Drug Store, Pharmacy Benefit Managers Combine Info Systems
In an effort to increase electronic prescribing by doctors, the drug store and pharmacy benefit management industries will combine their information systems, the Associated Press reported.
The union will make electronic prescribing more convenient and efficient for doctors, according to executives with the two industries.
"This merger sets aside historic economic and political differences to do what is necessary to advance paperless prescribing and the secure exchange of critical information," said John Driscoll, president for new markets at MedcoHealth Solutions Inc., the AP reported.
Along with MedcoHealth Solutions, the merger will include the RxHub network, operated by CVS Caremark Corp., Express Scripts Inc., and Surescripts, which is run by the drug store industry's two main trade groups.
Last year, only about 2 percent of all medicines dispensed in the United States were prescribed electronically, according to Surescripts, the AP reported.
Babies Need Stomach Time to Develop Back and Neck Muscles
While having babies sleep on their backs reduces the risk of sudden infant death syndrome (SIDS), it can impair development of their back and neck muscles, according to U.S. experts.
When babies sleep on their backs, it means they miss out on 12 hours of time they used to get on their stomachs while sleeping. This means they don't get much-needed stretching and strengthening of their back and neck muscles, which can lead to early motor delay, according to the Pathways Awareness Medical Round Table, United Press International reported.
The round table -- a group of pediatricians, surgeons, physical therapists, nurses and researchers -- developed a set of standards for stomach time that specifies when to start, how much infants need, and the best ways to encourage the activity.
About one in 40 babies is diagnosed with early motor delay, which can range from low muscle tone to cerebral palsy. Some early motor delays are present at birth and others develop or are made worse by lack of stomach time. Physical therapy can help children with early motor delay to catch up quickly, UPI reported.
Watermelons Said to Boost Heart Health
Watermelons contain compounds that can benefit the heart and circulatory system and may even provide a Viagra-like lift to the libido, according to Texas A&M researchers.
"The more we study watermelons, the more we realize just how amazing a fruit it is in providing natural enhancers to the human body," Dr. Bhimu Patil said in a prepared statement, United Press International reported.
Patil and colleagues found that when watermelon is consumed, a phyto-nutrient called citrulline is converted into an amino acid called arginine.
"The citrulline-arginine relationship helps heart health, the immune system and may prove to be very helpful for those who suffer from obesity and type 2 diabetes," Patil said. "Arginine boosts nitric oxide, which relaxes blood vessels, the same basic effect that Viagra has, to treat erectile dysfunction and maybe even prevent it."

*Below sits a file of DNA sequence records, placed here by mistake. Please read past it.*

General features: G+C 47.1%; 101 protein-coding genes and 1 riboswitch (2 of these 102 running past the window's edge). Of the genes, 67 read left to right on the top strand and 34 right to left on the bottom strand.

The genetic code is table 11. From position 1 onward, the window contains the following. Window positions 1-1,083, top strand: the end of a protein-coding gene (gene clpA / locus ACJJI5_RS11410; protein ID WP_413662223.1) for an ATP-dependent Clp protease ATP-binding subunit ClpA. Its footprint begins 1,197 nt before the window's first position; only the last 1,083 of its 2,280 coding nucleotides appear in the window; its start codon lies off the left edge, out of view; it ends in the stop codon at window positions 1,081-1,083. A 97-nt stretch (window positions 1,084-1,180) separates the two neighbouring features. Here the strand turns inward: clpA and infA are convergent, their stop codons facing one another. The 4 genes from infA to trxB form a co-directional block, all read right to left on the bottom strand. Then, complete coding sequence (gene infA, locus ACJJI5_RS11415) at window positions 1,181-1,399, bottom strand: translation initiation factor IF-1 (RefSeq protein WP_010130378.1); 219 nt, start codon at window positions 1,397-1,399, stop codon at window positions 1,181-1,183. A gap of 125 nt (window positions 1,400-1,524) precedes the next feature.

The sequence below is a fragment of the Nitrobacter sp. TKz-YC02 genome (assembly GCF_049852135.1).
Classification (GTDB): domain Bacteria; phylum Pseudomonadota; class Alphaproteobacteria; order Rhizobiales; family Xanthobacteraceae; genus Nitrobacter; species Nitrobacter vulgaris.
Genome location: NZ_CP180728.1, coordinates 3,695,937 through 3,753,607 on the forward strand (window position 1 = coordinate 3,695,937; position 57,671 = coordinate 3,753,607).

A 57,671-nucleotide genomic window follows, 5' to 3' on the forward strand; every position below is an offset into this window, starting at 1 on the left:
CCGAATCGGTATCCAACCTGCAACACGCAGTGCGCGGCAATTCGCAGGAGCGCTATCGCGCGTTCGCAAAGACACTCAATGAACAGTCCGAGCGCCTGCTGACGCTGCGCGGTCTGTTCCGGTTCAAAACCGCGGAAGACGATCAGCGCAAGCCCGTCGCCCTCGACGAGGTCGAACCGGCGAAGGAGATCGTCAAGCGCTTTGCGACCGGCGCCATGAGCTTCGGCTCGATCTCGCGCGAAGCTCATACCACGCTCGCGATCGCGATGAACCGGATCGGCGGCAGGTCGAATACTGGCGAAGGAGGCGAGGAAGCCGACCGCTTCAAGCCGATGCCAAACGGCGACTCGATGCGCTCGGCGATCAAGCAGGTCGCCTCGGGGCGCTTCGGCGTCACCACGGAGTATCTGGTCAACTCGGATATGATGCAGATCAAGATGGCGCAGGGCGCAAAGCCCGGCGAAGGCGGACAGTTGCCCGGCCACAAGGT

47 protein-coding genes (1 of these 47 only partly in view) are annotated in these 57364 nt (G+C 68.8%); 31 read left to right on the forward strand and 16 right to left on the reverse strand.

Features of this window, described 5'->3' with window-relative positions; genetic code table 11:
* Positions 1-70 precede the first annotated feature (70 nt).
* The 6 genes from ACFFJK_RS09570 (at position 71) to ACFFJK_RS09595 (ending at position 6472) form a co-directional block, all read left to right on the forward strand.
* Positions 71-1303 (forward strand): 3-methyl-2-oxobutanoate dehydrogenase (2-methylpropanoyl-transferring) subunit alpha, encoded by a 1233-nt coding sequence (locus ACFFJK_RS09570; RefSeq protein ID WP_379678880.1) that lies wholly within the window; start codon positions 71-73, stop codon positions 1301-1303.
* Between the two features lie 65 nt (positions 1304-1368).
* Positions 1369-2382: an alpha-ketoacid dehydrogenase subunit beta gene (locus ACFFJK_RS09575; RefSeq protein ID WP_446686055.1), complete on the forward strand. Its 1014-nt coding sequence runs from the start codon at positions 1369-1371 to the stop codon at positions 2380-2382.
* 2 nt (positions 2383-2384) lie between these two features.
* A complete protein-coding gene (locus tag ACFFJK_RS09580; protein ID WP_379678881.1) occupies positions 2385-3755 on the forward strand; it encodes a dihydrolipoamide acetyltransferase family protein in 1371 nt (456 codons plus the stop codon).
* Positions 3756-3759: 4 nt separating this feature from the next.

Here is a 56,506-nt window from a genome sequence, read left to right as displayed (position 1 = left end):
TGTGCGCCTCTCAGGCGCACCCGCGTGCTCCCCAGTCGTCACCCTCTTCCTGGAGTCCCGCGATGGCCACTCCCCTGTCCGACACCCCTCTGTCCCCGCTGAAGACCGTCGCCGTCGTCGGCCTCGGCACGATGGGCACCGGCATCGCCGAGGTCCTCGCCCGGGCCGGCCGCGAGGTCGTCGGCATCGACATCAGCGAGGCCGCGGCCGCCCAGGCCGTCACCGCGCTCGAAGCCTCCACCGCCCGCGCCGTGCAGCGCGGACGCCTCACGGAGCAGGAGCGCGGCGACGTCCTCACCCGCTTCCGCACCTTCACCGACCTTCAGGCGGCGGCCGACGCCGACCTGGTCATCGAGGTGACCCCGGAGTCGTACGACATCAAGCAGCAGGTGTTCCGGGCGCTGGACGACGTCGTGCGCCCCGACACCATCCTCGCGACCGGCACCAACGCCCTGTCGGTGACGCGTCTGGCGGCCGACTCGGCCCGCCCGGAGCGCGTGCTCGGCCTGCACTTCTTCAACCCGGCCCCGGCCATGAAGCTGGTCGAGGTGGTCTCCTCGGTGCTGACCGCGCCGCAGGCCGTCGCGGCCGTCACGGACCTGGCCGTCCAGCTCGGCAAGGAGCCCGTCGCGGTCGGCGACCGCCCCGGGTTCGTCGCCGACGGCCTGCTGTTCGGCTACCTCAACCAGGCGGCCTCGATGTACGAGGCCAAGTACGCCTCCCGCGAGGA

In addition, Patil said deep-red varieties of watermelon also contain plenty of the antioxidant lycopene, which protects the heart, prostate and skin health, UPI reported.
Dogs Can Detect Ovarian Cancer: Study
Specially trained dogs can use their noses to distinguish different types and grades of ovarian cancer, say researchers at the University Hospital in Goteborg, Sweden. Early stage and low-grade ovarian tumors emit the same scent as advanced ovarian tumors.
The researchers said their study shows ovarian cancer has an odor that's distinct from other gynecological malignancies such as cervical or endometrial cancers, United Press International reported.
The researchers said "we do not believe that dogs should be used in clinical practice, because they may be influenced during their work, leading to changes in the accuracy rates," but under controlled circumstances dogs "may be used in experiments to further explore this very interesting new property of malignancies."
The study was published in the journal Integrative Cancer Therapies.
Experimental Alzheimer's Drug Ineffective
The experimental Alzheimer's drug Flurizan produced disappointing results in a late-stage clinical trial and development of the drug will be halted, Salt Lake City-based Myriad Genetics announced Monday.
Compared to a placebo, the drug didn't improve thinking ability by a statistically significant amount, nor did it improve patients' abilities to do daily activities, The New York Times reported.
The drug -- designed to prevent the buildup of toxic amyloid plaques in the brain believed to cause Alzheimer's -- was one of the first of its kind to reach late-stage testing. The failure of Flurizan may raise doubts about the role of amyloid plaques in Alzheimer's and about other experimental drugs designed to combat the plaques.
Two such drugs are currently in late-stage testing, the Times reported.
A study published earlier this month in the journal Nature suggested that gamma-secretase modulators such as Flurizan showed potential for treating Alzheimer's. The study said these drugs reduce the production of long pieces of amyloid beta protein that stick together and form clumps, while increasing production of shorter amyloid beta that blocks longer amyloid beta from sticking together, HealthDay News reported.